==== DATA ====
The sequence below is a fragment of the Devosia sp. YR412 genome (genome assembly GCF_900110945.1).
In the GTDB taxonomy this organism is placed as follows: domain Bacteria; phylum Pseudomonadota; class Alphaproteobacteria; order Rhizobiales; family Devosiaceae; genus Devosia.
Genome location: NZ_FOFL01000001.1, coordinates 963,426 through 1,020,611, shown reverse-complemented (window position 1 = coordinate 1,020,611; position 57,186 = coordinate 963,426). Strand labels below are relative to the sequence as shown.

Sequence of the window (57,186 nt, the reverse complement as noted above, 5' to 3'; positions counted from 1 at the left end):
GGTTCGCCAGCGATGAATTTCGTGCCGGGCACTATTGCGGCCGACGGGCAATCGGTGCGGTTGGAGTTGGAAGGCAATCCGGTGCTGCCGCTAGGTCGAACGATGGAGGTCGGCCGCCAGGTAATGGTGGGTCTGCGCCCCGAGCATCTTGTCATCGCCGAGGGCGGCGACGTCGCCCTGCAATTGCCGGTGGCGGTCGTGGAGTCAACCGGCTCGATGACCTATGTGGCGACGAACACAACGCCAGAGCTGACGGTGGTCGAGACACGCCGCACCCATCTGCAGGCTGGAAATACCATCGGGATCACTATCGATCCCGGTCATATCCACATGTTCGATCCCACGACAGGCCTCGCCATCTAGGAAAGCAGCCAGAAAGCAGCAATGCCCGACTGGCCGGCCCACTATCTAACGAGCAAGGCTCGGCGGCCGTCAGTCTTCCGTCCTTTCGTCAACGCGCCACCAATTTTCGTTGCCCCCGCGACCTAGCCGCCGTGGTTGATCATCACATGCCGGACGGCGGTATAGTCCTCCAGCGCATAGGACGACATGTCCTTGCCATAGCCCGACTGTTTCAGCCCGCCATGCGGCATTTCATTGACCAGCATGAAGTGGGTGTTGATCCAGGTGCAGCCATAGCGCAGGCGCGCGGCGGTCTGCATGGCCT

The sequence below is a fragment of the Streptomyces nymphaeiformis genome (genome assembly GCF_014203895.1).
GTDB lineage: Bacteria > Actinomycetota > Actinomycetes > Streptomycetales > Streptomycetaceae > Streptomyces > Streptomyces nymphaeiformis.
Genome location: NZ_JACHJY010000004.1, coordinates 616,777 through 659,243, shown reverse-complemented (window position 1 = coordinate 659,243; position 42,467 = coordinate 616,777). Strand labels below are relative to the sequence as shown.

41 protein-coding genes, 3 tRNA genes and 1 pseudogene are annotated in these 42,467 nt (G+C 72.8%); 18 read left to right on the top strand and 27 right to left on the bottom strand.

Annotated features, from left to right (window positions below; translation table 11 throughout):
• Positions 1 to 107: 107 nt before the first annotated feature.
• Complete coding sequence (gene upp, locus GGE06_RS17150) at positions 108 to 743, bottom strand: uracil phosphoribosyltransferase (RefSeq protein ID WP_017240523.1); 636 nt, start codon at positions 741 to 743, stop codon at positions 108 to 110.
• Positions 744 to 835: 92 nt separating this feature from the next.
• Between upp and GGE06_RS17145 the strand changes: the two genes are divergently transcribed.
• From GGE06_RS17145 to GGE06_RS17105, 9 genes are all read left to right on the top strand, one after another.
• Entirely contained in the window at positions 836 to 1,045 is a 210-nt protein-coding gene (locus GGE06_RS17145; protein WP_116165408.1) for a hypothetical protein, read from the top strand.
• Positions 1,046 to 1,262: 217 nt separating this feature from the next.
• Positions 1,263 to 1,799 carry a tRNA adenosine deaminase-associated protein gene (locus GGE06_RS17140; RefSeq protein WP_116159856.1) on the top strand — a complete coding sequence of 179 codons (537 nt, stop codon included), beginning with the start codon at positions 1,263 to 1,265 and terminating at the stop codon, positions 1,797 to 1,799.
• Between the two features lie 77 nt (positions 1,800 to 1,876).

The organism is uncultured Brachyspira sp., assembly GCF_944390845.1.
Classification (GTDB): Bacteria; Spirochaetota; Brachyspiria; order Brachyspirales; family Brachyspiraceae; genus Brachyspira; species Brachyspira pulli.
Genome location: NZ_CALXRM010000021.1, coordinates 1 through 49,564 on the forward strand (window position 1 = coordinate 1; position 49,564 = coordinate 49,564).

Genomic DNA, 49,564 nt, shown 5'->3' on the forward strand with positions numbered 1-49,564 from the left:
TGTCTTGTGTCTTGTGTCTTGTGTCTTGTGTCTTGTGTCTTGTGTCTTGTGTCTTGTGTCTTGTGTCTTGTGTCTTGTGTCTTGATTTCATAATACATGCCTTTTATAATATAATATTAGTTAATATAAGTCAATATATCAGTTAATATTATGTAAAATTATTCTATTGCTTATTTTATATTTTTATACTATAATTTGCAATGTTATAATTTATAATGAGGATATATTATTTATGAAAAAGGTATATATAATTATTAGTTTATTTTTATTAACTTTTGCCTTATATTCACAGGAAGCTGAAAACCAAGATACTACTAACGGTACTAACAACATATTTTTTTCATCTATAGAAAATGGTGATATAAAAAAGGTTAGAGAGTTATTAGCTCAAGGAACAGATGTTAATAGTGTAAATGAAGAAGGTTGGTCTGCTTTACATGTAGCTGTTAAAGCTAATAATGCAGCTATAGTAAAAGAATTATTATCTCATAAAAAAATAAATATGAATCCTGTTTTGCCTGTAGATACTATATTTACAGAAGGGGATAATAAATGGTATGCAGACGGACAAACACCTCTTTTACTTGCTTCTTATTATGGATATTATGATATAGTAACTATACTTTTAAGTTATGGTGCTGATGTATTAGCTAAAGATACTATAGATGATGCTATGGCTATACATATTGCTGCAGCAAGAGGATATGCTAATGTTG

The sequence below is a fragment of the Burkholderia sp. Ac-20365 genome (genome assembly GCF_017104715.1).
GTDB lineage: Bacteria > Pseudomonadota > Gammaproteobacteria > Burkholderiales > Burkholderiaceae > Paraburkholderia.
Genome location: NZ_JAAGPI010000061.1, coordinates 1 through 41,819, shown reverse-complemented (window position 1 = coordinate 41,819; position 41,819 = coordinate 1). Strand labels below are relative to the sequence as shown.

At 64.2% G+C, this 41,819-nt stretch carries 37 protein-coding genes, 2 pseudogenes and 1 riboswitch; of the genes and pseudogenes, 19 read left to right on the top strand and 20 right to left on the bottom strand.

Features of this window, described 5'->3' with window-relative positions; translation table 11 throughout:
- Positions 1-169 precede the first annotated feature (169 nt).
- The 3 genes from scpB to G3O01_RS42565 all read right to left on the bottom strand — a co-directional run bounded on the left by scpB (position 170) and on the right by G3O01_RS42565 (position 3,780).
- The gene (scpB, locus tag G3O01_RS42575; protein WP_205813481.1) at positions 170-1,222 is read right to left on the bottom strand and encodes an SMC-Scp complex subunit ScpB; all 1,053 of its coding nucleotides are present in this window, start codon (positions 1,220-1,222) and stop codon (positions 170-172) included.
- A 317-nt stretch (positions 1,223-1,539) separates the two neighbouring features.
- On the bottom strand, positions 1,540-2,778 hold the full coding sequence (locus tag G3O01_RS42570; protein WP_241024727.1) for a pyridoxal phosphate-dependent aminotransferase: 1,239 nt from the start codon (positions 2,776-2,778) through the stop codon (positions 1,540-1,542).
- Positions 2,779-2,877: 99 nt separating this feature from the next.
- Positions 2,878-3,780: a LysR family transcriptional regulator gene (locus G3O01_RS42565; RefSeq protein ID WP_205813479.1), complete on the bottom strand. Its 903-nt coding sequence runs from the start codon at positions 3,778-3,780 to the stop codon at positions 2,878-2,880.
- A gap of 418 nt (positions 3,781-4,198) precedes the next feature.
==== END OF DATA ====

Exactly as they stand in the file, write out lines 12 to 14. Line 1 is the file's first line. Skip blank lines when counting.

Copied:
• Complete coding sequence (gene upp, locus GGE06_RS17150) at positions 108 to 743, bottom strand: uracil phosphoribosyltransferase (RefSeq protein ID WP_017240523.1); 636 nt, start codon at positions 741 to 743, stop codon at positions 108 to 110.
• Positions 744 to 835: 92 nt separating this feature from the next.
• Between upp and GGE06_RS17145 the strand changes: the two genes are divergently transcribed.